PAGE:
Tag Archives: Sense of place

Agritourism initiative in Oregon

17 Jun

I’ve been working with Travel Oregon as well as a group of partners including Oregon State University Small Farms program to cultivate a better environment for agritourism here. This work renews my gratefulness to those who steward the environment, preserve open space and beautiful vistas, and work the soil to put healthy delicious food on my table!

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Project Update: An Oregon Timber Town Reinventing Itself

2 May

How are the people in Oakridge, Oregon reinventing their community? Prepare to be inspired!

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Remembering how not to know it all

18 Jan

We are just back from a wonderful trip to Europe, thanks to the magic of frequent flier miles. We visited Istanbul, Prague, and Lisbon, all for the first time, not knowing anything of the local languages except for “please” and “thank you”! We awoke to morning prayer calls rolling one over the other (at 6:16 […]

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Joining a club that will have you as a member: Tourism development lesson from Australia

7 Jul

Groucho Marx famously said he wouldn’t want to join a club that would have him as a member. Well, I disagree! It seems a common practice in Australia to offer free day passes to member-only establishments if one lives so many kilometers away from the community.

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Weaving a destination together: Part II lessons from New Zealand rural tourism development

23 Jun

Our recent experience traveling in New Zealand was so unlike anywhere else I’ve been, and, more importantly, so relevant and potentially replicable for rural communities here that it’s worth sharing. The most stunning difference was the strong system of logistical support for independent travelers, from one community to another, one activity to another, something more guided to something less guided. I’ve plucked one week out of our trip to illustrate these dynamics.

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Mixing it up: Lessons from a Nativity creche and Roller Derby

17 Dec

Last weekend, we set out the Christmas decorations. We laid fresh cedar garlands on the mantel and brought budding paperwhites poised full of sweet peppery scent up from the cool garage. We hauled a lush fragrant Noble fir over the porch railing, then decked it with three generations of ornaments and a big copper star. But first, even before setting out the red wooden train, the cast iron reindeer, or the muslin snowman . . .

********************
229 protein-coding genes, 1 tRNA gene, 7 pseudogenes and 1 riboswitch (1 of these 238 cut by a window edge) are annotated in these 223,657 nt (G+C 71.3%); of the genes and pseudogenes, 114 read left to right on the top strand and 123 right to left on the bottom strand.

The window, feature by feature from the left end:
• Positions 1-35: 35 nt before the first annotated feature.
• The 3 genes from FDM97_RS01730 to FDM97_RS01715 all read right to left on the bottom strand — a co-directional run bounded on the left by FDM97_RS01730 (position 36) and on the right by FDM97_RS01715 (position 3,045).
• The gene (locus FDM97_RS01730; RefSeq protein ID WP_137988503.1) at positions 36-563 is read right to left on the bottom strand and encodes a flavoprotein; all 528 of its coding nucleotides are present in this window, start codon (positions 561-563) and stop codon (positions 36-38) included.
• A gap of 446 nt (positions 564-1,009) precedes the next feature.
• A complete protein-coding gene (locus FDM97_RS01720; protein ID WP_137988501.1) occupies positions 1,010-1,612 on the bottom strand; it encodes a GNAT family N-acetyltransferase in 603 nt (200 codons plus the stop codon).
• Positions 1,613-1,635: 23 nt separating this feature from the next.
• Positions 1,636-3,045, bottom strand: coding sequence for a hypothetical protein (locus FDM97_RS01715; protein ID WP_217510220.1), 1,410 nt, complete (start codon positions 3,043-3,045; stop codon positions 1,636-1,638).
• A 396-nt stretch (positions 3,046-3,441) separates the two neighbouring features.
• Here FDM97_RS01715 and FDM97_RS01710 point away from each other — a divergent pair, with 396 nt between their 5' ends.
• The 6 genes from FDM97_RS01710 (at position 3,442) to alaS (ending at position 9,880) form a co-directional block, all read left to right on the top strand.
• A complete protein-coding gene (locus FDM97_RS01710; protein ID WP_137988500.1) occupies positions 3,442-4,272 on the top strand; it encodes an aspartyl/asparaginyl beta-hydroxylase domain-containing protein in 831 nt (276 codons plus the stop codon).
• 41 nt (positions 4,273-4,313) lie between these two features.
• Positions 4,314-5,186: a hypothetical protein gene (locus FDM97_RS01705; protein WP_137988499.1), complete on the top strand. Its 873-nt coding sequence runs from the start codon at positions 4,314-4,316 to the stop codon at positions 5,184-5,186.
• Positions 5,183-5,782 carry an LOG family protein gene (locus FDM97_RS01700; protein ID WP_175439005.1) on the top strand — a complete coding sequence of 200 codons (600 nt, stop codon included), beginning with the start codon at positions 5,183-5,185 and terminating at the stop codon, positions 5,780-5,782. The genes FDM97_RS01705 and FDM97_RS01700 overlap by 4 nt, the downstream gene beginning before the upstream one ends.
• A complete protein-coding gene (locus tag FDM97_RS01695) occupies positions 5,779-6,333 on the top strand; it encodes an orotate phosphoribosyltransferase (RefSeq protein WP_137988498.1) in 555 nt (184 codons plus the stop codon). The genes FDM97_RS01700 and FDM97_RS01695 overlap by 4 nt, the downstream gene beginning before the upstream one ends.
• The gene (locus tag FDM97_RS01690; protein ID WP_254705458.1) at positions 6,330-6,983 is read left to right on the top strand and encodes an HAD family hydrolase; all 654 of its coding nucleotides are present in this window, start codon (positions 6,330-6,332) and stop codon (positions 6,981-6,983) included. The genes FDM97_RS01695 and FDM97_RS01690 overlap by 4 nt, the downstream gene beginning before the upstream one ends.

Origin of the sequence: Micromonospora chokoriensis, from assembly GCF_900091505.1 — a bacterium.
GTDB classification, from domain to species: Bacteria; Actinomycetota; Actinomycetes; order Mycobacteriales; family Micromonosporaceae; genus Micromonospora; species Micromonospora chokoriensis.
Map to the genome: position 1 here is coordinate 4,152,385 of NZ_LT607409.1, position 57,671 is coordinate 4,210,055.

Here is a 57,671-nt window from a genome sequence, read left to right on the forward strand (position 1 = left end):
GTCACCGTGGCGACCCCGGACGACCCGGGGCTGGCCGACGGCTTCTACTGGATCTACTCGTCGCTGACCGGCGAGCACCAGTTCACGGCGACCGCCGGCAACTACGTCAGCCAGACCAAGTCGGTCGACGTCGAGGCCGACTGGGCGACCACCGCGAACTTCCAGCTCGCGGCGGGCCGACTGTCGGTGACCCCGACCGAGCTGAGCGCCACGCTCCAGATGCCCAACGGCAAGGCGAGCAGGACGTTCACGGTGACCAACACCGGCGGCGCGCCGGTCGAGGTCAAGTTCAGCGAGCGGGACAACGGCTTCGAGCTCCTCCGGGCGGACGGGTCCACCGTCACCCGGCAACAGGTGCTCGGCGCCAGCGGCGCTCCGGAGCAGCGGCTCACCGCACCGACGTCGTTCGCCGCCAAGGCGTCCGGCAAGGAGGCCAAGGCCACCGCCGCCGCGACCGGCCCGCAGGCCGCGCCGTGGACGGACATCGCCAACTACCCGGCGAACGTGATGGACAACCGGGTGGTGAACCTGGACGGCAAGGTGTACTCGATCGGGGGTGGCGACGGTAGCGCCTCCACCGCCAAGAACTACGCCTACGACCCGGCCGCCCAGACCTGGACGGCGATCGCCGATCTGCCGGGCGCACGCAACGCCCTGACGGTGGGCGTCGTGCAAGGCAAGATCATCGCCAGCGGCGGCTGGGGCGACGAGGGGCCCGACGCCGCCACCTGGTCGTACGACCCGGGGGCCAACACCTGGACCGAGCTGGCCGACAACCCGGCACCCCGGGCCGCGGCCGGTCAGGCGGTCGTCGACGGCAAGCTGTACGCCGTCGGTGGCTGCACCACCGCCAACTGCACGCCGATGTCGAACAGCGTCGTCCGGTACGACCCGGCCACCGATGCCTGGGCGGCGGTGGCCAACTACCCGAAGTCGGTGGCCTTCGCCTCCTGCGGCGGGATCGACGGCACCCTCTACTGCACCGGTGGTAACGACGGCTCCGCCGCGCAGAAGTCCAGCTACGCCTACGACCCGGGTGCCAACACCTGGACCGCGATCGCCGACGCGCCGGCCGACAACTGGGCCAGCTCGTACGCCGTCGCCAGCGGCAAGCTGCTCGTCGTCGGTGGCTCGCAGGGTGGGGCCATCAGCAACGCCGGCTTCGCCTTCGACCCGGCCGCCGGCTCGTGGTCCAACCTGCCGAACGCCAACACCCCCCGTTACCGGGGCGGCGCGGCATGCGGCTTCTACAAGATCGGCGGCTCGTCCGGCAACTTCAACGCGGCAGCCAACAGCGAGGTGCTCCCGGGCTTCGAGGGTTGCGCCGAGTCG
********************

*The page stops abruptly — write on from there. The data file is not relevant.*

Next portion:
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First followers, second fiddles, third places

6 Apr

Here are links to three great web posts about recurrent themes in this blog: leadership, the intersect between nonprofit and business practices, and community building.

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Community in a box

31 Mar

“Is that tiramisu in there?”

“Maybe carrot cake, my favorite?”

“Must be a special day!”

“Whatever it is, mmmmmm!”

These are unsolicited comments I received as I zipped from errand to errand this morning. All because I was carrying a baby shoe sized box with a burnished rectangular label.

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Giving directions by where things used to be

6 Jan

I’m preparing to visit Chicago, a place I lived many years ago. I’ve only been back once since, and I’m curious to see what’s changed. I think that’s why the lyrics from a favorite folk song keep running through my mind today. The song is called Home to Me by Jim Henry, and the memorable line is “I give out directions by where things used to be.”

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Lesson from a cold snap

10 Dec

I thought I knew everything about winter. I grew up in New England and lived many winters in Maine. Maine people have a reputation for being taciturn: I think it’s just a winter habit that stuck. During Maine winters, you don’t want to talk much outdoors. Damp sub-zero gusts shock your teeth like an errant dentist’s drill.

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